A Sacred Way of Acknowledging Each Other

‘The way you bowed to each other. Every time he handed you something, or you handed something back to him. I know that was part of the Church ritual, too, but I was lying awake last night think about it in a different way. I was thinking, maybe couples ought to have little rituals like that, where they bow to each other. Maybe once at the beginning of the day and once at the end. Maybe at other times, too. As a way of acknowledging each other – oh, I don’t know, that there really is a sacred aspect of what they’re trying to do with each other.’

Gail Godwin, Evensong

dsc00116This novel, the continuing story of a preacher’s daughter who becomes an Anglican priest herself and marries another man of the cloth, offers this comment by a character who watches the couple offering a mass together.

What should be more sacred than the bond one has the partner she has chosen for life? What other relationship or situation should lend itself to the creation of ritual in such a way?

Except most of us are not married or devoted to a fellow member of the clergy. For most of us, faith is not both vocation and avocation. I have always found that balance in which both partners share the same sort of passion for the Divine to be more than elusive.

big_loveRight now, my husband I am more than a little obsessed with Big Love, the incredibly well done HBO show about a “mainstream” polygamous family. Theoretically, their shared faith is so fervent and irresistible that it inspires them to walk against the tides of law and society. (Of course, if it were that simple the show wouldn’t be so addictive and compelling…)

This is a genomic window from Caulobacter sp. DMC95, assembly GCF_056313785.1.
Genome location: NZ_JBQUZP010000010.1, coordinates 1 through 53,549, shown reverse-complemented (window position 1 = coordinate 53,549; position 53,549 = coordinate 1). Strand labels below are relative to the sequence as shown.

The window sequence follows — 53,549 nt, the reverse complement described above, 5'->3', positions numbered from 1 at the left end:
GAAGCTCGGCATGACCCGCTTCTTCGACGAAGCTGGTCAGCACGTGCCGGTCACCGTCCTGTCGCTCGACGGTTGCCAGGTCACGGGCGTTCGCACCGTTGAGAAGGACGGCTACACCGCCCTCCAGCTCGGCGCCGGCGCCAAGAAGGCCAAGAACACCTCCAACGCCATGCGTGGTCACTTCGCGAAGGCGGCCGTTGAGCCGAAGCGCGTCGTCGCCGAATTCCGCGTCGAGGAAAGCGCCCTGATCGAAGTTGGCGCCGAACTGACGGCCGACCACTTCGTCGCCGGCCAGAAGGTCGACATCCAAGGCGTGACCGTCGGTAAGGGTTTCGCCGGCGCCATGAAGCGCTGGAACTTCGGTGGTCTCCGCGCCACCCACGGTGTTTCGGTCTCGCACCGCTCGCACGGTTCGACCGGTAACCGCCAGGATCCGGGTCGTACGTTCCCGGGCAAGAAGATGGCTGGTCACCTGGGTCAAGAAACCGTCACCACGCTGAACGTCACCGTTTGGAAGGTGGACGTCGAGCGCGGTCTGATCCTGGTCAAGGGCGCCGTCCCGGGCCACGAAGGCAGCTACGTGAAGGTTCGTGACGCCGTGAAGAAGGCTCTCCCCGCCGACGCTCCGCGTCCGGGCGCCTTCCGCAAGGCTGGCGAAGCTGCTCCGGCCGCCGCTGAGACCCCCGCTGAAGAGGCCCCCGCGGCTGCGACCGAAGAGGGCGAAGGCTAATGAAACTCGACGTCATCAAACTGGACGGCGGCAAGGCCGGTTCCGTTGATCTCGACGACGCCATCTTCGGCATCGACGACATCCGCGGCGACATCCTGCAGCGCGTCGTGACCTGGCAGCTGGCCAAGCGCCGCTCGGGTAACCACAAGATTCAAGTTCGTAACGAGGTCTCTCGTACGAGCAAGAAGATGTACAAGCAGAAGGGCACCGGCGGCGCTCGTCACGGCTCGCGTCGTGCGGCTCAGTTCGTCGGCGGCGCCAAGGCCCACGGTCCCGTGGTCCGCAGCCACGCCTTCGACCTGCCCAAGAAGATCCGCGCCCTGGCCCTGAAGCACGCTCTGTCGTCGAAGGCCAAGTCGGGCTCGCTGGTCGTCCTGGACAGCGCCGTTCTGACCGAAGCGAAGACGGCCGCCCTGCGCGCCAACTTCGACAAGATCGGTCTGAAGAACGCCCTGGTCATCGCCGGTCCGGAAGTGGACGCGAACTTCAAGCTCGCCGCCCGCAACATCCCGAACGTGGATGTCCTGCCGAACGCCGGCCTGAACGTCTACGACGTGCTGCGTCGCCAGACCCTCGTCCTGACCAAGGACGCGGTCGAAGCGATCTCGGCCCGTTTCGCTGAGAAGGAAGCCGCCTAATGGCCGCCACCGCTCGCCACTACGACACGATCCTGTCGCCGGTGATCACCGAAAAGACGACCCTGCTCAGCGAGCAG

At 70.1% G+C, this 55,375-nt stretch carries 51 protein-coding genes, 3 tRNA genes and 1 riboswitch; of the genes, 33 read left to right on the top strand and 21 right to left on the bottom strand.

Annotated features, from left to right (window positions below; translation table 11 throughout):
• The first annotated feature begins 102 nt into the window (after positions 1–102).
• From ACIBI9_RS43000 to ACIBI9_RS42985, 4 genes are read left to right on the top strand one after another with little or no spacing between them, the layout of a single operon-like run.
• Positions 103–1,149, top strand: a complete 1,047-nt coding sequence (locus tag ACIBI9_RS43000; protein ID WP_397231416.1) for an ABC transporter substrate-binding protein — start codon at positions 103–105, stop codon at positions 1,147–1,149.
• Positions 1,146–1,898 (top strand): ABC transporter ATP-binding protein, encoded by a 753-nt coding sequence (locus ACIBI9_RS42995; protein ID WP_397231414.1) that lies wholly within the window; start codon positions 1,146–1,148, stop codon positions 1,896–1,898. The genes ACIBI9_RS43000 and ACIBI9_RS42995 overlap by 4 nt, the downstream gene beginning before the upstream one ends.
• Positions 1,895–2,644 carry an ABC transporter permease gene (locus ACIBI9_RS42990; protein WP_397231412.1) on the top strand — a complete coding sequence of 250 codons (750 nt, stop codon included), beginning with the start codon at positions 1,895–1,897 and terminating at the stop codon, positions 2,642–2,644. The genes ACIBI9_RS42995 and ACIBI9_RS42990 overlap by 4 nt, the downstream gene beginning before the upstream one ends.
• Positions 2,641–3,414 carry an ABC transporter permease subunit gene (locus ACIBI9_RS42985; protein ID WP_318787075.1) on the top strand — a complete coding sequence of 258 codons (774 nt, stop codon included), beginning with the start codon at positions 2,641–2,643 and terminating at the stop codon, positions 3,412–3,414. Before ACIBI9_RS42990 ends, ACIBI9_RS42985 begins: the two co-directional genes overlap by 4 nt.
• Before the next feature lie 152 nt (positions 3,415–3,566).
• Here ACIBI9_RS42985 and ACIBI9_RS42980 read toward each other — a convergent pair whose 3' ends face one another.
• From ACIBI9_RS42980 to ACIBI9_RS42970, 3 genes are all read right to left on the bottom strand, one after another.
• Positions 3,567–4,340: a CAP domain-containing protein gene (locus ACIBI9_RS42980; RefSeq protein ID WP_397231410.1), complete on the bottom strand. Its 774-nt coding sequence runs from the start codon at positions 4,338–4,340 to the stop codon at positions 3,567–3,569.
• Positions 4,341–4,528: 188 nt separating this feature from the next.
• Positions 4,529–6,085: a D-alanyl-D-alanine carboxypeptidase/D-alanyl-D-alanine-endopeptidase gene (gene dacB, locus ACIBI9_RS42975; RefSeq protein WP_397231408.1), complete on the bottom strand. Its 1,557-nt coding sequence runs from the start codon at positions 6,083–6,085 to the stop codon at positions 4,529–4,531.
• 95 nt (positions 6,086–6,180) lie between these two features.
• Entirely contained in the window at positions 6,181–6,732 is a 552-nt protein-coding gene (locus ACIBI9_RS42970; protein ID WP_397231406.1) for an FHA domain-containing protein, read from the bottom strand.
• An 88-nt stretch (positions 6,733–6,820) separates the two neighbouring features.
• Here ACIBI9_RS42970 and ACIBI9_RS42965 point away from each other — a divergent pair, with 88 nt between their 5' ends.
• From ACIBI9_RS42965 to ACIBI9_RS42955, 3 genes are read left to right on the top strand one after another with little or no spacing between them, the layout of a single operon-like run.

I operate outside of the bounds of a specific religion, as does my husband. He knew that “spirituality” was important to me when we first met, and I knew that he was cool with that. Over the years my sort of amorphous pining for the Goddess has taken more deliberate shape and we have had more conversations about the role of a Higher Power, but in certain ways, the arrangement is still the same. My own journey has progressed and my Love is always there by the side of any road I choose to travel.

Because I have never committed my adult life to a specific religious, where I assumed it is much easier to find a like minded soul who is interested in approaching God in a similar way, I have sort of resigned myself to a rather solitary path marked by my partner’s interest, but not necessarily his participation. There are so many other things that I get from our marriage. Plus, it makes sense to me that I am engaged in an individual relationship with Spirit.

But this section from Godwin’s novel offers a couple an alternative to some formal, or even informal, worship of God.

Modern books on the Goddess and feminine spirituality so often seem to offer a chapter or two on sacred love making and blessing one’s union. They always seemed like the dreams of women whose lovers would always hold their witchy dabbling at arms length. In the same way, books on Eastern paths that talk about Tantra as the ultimate union between male and female (with little answer for same sex couples) as some distant ideal crafted by the sorts of people I could never imagine my husband and I to be.